In Remembrance of "Red Dove"


November 2008:
I don’t know the name you were given back when you were a carefree colt with your whole life ahead of you. I’m not sure of the path you have traveled to arrive in this place or when you were betrayed by those entrusted with your care. Despite being thrown out like garbage because of a leg injury you likely incurred desperately trying to please the humans you served, you still approach me with kindness, simply wanting to connect with someone who sees you and cares. Your neck has fresh wounds from being roped. Why did they feel the need to treat your gentle soul with such disdain and cruelty? Why is no one else willing or able to sense your fear, your pain or your call for help? Why are they afraid to look into your eyes? 

It was my first auction and I was only able to rescue a couple of horses. Surrounded by countless pens of “loose” horses whose fate was a one way trip to Fort McLeod if no one bid against the meat buyer, I was overwhelmed by a profound grief and helplessness I had never felt before. I could only bring home two horses, and I had to consider how “adoptable” they were in making my choice. In the end I was able to give a second chance to two weanlings, a Percheron (Luna) and a Belgian (Cosmo).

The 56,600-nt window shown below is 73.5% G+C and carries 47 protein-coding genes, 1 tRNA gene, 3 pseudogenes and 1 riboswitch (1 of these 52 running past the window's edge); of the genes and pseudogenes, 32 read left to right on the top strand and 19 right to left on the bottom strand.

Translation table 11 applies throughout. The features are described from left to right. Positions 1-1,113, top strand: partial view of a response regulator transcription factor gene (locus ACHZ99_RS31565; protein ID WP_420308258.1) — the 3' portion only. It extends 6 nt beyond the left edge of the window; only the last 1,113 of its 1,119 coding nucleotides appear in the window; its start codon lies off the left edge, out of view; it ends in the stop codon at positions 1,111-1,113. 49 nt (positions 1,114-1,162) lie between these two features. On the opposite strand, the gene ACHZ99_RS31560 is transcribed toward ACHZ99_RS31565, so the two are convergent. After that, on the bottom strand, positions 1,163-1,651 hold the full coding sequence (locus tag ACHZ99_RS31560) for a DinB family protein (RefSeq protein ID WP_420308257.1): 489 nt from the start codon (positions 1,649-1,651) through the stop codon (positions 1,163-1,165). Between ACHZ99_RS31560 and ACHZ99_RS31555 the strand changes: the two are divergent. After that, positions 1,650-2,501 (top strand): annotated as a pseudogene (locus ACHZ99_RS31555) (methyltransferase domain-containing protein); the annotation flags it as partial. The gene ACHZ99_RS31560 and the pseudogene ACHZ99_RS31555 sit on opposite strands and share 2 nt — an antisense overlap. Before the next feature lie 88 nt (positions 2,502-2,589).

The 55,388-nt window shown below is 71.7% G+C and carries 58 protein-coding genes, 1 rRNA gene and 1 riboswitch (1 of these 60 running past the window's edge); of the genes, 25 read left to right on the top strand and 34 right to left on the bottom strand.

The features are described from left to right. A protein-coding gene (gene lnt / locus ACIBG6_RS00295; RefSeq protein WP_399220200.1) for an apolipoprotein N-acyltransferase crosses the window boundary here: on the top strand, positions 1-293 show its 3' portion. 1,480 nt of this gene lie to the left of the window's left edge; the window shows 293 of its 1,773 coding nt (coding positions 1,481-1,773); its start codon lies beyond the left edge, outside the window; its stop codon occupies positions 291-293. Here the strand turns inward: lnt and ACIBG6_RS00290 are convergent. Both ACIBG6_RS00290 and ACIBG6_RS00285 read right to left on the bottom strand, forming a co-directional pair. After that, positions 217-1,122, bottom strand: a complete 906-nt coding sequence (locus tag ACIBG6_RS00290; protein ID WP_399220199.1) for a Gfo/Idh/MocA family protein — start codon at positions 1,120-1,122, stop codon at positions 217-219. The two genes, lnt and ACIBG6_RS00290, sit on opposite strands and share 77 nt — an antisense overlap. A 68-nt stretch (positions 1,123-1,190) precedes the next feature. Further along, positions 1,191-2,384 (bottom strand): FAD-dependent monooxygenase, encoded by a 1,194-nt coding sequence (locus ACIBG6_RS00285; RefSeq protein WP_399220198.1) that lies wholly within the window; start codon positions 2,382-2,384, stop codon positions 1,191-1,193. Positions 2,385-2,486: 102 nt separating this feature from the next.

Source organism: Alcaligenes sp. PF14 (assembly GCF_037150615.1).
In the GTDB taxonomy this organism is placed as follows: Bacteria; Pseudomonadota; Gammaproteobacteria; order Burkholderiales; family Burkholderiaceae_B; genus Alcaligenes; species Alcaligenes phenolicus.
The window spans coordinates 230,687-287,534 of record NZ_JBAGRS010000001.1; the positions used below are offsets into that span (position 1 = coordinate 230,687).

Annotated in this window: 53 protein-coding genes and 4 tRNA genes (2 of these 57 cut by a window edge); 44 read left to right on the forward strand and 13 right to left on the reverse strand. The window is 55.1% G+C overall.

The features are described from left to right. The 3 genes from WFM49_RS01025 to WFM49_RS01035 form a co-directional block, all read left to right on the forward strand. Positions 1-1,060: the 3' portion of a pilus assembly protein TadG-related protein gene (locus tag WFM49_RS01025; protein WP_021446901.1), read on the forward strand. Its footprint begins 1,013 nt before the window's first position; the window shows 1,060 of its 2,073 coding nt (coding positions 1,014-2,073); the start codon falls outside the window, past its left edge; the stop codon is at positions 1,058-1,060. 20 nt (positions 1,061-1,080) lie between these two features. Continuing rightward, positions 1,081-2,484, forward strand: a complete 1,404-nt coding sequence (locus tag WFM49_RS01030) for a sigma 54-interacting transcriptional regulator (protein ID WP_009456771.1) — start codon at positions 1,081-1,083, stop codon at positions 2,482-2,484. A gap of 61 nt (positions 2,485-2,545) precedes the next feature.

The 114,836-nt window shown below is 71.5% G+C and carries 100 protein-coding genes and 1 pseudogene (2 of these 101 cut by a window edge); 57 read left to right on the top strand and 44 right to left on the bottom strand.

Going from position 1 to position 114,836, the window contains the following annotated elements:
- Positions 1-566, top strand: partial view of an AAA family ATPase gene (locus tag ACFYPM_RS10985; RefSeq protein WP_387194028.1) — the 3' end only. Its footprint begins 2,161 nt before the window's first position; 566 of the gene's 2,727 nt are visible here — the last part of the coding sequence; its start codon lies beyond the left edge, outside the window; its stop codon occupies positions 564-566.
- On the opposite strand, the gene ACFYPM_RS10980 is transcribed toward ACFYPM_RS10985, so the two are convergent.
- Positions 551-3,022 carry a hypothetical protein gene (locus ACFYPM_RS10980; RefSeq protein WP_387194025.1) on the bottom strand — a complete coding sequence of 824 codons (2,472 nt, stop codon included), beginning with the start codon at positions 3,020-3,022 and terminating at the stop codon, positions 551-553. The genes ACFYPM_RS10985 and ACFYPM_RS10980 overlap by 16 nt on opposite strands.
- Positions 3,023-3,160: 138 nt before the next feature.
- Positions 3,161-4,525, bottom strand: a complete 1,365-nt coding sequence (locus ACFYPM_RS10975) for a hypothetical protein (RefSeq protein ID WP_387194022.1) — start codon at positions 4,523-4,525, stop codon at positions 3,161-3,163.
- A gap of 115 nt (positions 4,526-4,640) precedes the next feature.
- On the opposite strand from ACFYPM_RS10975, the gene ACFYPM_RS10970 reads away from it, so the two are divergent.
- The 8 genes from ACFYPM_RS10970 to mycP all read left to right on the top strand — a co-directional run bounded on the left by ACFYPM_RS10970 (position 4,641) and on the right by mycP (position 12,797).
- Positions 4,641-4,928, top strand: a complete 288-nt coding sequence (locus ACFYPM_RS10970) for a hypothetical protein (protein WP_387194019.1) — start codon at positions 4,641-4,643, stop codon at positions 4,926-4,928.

December 2017:
I sobbed for two days straight thinking about you and the others I had to leave behind. I am so sorry that I was not able to rescue you and give you the life you deserved, and that you were alone and afraid when you left this world. I still think of you and feel a deep wave of grief pass through me. Although I was unable to bring you home to FSS, I can see now that taking a moment to gently and compassionately look into your eyes and see you, while holding the space for you in a time of need, did make a difference, even as it shattered my heart. I want you to know you mattered to me. Your life mattered. You are loved and I will remember you always. May your spirit run free, my beautiful friend! 

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This is my tribute to a horse who was at the first auction I ever attended. I find remembering and honouring the animals I have lost or couldn't help through ceremony, writing, drawing or in other creative ways helps me heal my broken heart  (And, as you can see, you do not need to be a professional "artist", just let your heart speak through your crayons, paint or whatever medium you choose.)

And now I will go hug all the horses I was able to bring home.